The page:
So, find a homeschooling mom (or any mom) with two or more kids and say “hey, could you watch extrovert boy for a few hours.” Offer to pay them for babysitting and then you don’t feel the need to reciprocate. :-) That said, it’s really easy to have other kids over to play with extrovert child. They entertain you child and leave you alone. I offer to babysit all the time for that reason. :-)

  4. Teri
    Teri says:

    Here’s the question: do you want to find places for him to play with kids, or do you want him to have consistent, reliable childhood friends?

    If it’s the friends, go the rural local kids route. Reliable, consistent etcetera, etcetera.

    If it’s just that he needs play with other kids, no matter who, go hang out at McDonalds playplace or Smallland at Ikea for a few hours. He’s extroverted and will make friends easily, and those places are filled with kids who go with their families, and not with pre-existing friends.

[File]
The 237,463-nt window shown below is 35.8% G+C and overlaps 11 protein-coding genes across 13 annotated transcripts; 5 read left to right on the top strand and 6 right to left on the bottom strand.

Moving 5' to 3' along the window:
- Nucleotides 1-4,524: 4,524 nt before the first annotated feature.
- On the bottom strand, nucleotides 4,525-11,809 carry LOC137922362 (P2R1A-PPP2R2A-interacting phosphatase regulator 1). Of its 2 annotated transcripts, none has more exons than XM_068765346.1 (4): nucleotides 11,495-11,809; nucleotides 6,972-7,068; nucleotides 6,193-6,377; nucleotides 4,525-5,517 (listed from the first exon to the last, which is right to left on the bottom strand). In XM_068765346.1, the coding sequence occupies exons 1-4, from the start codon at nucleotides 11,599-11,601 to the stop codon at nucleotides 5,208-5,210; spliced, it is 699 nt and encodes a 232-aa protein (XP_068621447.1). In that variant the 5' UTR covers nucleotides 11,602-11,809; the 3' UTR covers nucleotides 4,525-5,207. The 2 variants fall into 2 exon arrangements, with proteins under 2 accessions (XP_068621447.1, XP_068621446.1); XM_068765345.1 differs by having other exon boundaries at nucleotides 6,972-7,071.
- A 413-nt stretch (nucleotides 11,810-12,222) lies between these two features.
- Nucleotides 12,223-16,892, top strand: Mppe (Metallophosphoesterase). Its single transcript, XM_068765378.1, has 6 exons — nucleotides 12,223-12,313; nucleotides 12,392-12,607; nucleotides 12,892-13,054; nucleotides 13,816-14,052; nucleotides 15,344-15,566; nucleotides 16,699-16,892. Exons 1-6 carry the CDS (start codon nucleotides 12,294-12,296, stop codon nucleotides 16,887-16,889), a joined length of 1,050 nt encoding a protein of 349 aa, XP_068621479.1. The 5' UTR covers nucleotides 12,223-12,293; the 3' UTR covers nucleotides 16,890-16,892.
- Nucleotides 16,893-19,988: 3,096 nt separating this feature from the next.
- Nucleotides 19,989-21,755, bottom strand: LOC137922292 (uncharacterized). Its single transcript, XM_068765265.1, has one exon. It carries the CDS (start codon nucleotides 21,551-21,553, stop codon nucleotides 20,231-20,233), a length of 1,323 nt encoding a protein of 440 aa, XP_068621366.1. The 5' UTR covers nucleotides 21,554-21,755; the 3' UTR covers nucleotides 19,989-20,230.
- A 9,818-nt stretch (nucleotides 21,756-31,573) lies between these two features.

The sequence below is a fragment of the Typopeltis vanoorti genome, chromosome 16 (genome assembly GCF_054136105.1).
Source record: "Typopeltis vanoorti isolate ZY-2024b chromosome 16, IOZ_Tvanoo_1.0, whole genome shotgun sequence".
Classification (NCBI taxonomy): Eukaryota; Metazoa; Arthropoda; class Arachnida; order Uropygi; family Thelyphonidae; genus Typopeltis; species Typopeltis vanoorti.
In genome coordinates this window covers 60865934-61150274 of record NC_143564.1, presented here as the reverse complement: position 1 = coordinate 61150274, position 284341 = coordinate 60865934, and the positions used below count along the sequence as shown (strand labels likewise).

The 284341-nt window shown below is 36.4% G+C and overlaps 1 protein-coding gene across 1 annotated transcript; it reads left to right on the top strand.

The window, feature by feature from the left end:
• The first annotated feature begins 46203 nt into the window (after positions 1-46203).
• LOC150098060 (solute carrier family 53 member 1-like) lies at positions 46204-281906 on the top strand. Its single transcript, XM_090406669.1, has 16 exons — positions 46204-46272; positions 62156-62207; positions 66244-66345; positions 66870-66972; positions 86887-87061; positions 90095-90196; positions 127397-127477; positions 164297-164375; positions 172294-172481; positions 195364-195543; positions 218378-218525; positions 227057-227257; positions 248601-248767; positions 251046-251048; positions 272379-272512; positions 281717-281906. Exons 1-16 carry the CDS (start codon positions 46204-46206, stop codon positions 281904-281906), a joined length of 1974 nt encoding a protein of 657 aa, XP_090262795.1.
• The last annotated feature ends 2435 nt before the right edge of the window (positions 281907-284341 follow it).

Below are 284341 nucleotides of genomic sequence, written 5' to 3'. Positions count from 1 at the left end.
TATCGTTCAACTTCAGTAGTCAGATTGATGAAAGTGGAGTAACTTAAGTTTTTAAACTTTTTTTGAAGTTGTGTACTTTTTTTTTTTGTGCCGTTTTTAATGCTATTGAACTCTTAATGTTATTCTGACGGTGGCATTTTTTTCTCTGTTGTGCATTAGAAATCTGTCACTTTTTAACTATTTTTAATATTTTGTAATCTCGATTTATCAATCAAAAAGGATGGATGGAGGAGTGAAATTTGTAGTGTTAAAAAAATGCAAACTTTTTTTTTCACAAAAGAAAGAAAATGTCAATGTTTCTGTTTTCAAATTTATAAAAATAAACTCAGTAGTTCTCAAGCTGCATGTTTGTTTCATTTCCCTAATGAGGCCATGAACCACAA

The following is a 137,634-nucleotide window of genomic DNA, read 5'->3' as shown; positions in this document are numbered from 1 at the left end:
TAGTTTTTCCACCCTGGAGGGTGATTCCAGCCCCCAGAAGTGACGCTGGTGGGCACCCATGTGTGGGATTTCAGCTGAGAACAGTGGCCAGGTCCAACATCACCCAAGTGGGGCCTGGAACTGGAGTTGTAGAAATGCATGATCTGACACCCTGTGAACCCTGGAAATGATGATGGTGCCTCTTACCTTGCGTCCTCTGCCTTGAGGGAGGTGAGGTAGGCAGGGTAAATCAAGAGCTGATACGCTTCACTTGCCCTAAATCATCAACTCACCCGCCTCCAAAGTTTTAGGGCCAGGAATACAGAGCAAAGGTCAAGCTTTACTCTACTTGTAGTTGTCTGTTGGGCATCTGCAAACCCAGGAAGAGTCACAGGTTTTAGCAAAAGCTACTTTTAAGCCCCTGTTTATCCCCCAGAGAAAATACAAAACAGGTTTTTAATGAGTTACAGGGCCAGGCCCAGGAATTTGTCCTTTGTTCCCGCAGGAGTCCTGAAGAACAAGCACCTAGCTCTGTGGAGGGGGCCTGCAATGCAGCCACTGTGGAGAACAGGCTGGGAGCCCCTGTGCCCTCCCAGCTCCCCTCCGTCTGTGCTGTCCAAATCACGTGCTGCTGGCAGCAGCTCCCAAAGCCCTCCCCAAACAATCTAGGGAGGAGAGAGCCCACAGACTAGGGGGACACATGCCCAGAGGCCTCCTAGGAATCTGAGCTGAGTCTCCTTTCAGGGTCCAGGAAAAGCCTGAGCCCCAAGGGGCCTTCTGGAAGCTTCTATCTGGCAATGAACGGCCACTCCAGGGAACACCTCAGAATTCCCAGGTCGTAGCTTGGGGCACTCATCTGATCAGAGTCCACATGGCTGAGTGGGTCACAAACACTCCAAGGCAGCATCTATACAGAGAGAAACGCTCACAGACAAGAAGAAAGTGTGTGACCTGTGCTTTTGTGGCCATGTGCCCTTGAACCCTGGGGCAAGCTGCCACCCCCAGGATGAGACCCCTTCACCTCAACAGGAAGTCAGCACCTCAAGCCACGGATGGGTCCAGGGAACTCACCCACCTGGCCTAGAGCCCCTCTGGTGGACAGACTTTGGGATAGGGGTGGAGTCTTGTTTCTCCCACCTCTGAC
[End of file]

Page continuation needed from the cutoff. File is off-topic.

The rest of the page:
Those places are a lot like hookup bars, for kids.

    • Kidsync
      Kidsync says:

      Yes. Restaurant playgrounds are gold, although you have to show up at the right times. The kids arrive in waves and it takes some time to find that pattern. We aim for lunch time or about 30 minutes prior to the end of the school day. Bring a book or a laptop and you’re good to go. Of course I’m assuming you can concentrate in a room filled with screaming kids. I’m thinking that most parents can. :-)

  5. Jamie
    Jamie says:

    Not all homeschool groups are closed to new people. I know because I just joined ours this year (as it’s our first year homeschooling) and they have been fabulous. I’m really impressed with both how many people are involved as well as how open they are to share. The best thing they do in my mind, though, is coordinated activities so the kids can get to know each other.